- Slides: 16
Green and Sustainable Marketing
Sustainable Marketing Sustainable marketing is the process of creating , communicating and delivering value to customers in such a way that both natural and human capital are preserved or enhanced throughout. This value created should be long-term value for both business and society
Responsible Business Value – long term value for both business and society Balance – to accommodate conflicting stakeholder interests and identifying where responsibilities reinforce or overlap Accountability – taking responsibility for actions and consequences and acting transparently
Reponsible Individuals The Natural Step Framework (TNSF) is a science based, systems-oriented framework for strategic decision making. Manfred Max-Neef fundamental principles for human survival – susbsistence, protection, affection, understanding, participation, leisure, creation, identity, freedom. They are not substitutable and any absence or lack of them is felt as a kind of poverty
Capital versus Resources Capital is something in which to invest Resources are something to be used
Quality of life Does this purchase move me closer to a sustainable way of living? Does this purchase leave me the flexibility to continue making positive impacts as my conditions change? Does this purchase provide me with adequate gains in terms of overall well-being?
Ensuring sustainability Re-use Recycle Remarket
When is Marketing sustainable? Sustainable Marketing Myopia – by overlooking the socio-environmental attributes of a sustainable product or service at the expense of customer benefits and values. Green Marketing Myopia – when improved environmental quality and customer satisfaction are misjudged or overemphasised at the expense of either. Sustainable marketing aims at marketing sustainable products and services which satisfy customer needs and significantly improve the social and environmental performance along the whole life cycle, increasing customer value and achieving company objectives.
Sustainable Consumption that meets people needs without compromising the ability of other people to meet their needs, either now or in the future. Consumers can co-create, co-produce and co-market goods and services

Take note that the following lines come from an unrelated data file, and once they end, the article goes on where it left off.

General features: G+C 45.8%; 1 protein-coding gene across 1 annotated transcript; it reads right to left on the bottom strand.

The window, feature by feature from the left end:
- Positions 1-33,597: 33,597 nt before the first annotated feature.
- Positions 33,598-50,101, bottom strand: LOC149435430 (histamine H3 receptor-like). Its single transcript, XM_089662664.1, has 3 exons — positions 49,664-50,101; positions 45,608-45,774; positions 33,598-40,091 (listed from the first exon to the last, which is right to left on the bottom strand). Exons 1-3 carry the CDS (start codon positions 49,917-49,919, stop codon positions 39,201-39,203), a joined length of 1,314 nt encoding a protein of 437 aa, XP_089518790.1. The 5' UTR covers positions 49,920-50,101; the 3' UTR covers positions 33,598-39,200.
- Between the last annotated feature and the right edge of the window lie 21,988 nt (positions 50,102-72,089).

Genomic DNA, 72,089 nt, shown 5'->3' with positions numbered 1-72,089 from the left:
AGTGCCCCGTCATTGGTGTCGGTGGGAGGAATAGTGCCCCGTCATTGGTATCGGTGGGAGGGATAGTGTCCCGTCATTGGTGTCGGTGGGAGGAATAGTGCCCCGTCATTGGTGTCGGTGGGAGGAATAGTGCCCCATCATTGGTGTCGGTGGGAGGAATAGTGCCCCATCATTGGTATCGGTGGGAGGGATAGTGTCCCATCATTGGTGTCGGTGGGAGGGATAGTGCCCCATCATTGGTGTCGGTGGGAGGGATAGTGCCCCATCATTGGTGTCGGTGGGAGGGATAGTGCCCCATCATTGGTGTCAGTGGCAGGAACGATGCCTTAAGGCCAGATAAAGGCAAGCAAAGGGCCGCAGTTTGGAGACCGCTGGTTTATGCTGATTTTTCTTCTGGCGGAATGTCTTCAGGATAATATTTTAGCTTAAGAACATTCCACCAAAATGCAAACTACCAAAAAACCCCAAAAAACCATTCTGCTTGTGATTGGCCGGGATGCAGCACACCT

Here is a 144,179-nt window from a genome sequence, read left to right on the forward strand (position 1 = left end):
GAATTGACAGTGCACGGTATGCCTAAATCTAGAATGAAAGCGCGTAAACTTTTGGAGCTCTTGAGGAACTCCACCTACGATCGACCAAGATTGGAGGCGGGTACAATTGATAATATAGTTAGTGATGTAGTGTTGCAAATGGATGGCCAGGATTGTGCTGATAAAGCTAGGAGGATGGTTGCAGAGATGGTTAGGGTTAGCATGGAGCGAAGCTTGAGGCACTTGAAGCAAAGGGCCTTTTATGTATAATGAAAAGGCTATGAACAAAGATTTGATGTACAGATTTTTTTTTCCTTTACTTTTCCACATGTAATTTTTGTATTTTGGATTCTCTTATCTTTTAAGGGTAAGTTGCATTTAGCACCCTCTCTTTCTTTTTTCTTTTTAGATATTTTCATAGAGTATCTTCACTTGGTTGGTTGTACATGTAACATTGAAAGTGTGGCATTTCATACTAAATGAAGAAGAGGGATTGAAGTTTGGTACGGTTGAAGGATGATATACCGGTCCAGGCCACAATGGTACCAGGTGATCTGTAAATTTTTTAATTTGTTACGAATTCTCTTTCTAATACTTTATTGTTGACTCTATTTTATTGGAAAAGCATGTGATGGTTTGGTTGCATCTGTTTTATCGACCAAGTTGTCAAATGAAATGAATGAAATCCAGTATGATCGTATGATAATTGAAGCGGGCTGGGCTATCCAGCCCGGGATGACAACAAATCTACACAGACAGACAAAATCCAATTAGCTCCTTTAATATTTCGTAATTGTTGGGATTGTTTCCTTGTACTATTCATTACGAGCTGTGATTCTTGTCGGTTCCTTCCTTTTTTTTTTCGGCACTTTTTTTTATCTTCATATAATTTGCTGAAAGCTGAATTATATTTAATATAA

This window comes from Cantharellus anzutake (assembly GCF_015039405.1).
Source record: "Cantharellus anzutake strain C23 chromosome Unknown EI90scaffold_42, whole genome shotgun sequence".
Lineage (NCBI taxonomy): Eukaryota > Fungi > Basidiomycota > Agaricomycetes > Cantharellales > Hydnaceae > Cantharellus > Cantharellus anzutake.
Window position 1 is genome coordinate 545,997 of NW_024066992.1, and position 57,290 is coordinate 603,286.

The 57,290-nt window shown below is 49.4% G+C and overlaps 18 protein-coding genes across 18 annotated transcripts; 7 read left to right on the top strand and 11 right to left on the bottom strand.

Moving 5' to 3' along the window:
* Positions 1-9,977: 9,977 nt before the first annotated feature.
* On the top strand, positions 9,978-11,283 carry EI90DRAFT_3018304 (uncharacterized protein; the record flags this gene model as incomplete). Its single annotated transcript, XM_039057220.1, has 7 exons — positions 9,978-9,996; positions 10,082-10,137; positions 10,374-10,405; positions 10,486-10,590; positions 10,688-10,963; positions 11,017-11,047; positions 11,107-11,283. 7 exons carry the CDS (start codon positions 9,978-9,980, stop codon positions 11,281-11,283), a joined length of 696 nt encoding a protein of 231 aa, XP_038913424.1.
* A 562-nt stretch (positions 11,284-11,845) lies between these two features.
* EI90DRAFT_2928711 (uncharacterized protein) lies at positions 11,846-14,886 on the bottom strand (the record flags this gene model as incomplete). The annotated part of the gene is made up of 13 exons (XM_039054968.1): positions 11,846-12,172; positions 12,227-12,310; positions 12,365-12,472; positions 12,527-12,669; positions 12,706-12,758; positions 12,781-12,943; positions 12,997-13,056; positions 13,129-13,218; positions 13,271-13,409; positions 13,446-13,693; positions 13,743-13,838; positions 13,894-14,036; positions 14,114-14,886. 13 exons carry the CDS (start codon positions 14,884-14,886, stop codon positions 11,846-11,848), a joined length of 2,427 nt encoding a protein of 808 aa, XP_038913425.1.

Challenges of sustainable marketing What is ‘good’ and ‘bad’ marketing? Should companies care for the environment or society? Is CSR a bane or a boon? What is a realistic profit? How to collaborate to devise new ways of creating value?
The three ‘E’s of sustainability Ecological (environmental) Equitable (social) Economic The triple bottom line (People, Planet, Profit)
Management of Waste Radical resource productivity – making most of limited and irreplaceable resources Biomimicry – what is waste for one industry is raw material for another Service economies – meeting consumer needs with services and viewing good as a means of service delivery. Reinvestment – using cost savings or efficiencies gained through more efficient use of resources for investment in additional productive capital.
Corporate Social Responsibility Is a company only answerable to its Bo. G and shareholders? Does it have a responsibility to the society at large? Should it ‘take’ from the environment and not ‘give back’ anything? What should be its role as a corporate citizen?
Marketing Ethics The analysis and application of moral principles to marketing decision making and the outcomes of these decisions.
Vulnerable areas Advertising deception Sexual and shock appeals Falsifying research data Omitting/incomplete information Price collusion Bribery Bid rigging Marketing to children and geriatrics
Coalition for Environmentally Responsible Economies (CERES) A non-profit network of investors and NGOs. 10 point code of corporate environmental conduct Protection of the biosphere Sustainable use of natural resources Reduction and disposal of wastes Energy conservation Risk reduction Safe products and services Environmental restoration Informing the public Management commitment Audits and reports Sustainability audits